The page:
LOS ANGELES – The ninth edition of Guadalajara International Film Festival has opened in Los Angeles with the film “The Wall of Mexico,” directed by Zachary Cotler and Magdalena Zyzak as this year’s event focuses on the increasing presence of Mexico in Hollywood.
Guadalajara International Film Festival (FICG) director Estrella Araiza told EFE that this year the festival aims to put the spotlight on and pay tribute to Mexican presence in the Mecca of cinema.
“(Mexico’s) contribution was very important in the Golden Age (of Hollywood). Even now, Mexico has a huge influence on Hollywood, both in terms of subject-matter and directors, actors and artists,” Araiza said.
The festival will screen Gregory Nava’s “The North” (1984) – a film about Hispanic immigration that is currently being shown – in a version restored by the Hollywood Academy – in 200 theaters across the country to mark the National Hispanic Heritage Month in the US.
Nava – a director born in San Diego, California, who received an Oscar nomination for the best original screenplay for the movie, is set to be honored during the festival along with actor Poncho Arriaga.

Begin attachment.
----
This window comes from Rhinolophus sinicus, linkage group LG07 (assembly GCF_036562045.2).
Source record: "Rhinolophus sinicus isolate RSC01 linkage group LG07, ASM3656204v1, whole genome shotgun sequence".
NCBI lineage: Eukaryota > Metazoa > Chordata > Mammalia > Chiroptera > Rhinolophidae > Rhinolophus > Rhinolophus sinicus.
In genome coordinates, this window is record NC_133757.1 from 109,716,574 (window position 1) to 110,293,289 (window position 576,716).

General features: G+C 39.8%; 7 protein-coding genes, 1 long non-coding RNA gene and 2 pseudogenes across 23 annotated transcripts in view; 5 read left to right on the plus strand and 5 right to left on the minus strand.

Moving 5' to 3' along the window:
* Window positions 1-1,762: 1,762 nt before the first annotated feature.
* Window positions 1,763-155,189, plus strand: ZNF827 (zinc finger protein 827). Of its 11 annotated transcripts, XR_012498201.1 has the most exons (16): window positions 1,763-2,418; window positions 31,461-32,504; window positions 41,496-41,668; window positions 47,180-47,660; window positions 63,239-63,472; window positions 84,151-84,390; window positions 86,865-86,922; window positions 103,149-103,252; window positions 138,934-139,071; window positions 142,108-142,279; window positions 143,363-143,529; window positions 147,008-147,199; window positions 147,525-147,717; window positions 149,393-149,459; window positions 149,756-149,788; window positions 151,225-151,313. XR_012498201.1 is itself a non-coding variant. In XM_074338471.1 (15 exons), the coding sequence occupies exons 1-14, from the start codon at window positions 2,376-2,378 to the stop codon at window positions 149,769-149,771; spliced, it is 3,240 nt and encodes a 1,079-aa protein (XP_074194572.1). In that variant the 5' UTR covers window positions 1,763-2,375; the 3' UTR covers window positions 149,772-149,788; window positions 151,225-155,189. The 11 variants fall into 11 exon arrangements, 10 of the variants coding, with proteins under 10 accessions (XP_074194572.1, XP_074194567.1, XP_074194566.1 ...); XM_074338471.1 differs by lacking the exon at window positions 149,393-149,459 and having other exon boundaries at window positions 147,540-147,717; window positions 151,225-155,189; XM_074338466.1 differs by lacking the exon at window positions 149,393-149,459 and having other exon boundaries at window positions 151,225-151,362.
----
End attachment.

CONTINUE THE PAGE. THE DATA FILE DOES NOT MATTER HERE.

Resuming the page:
The festival will also posthumously honor actor Peter Fonda, who, in Araiza’s words “had a very close relationship with the Latino community.”
This year’s FICG also shines the spotlight on Paco Arango – a Mexican director based in Spain – who will present his film “Los Rodriguez y Mas Alla” (2019), which tells the story of a family whose lives change when they discover that their late grandfather was from another planet and left them a cosmic door for entering other worlds.
“This year, we have tried to show the versatility of directors and productions. People can find Mexico’s co-productions with Singapore, the US, Guatemala or Spain, which reflects a great cohesion,” Araiza said.
The festival that continues until Sept. 23 has a line-up of 15 feature-length films and a special section for short films to be screened in four Los Angeles theaters.
“The Wall of Mexico” tells the story of a youth who ends up getting involved in a lawsuit because the Mexican-American family he works for decides to build a wall to stop their white neighbors from stealing water flowing through the property.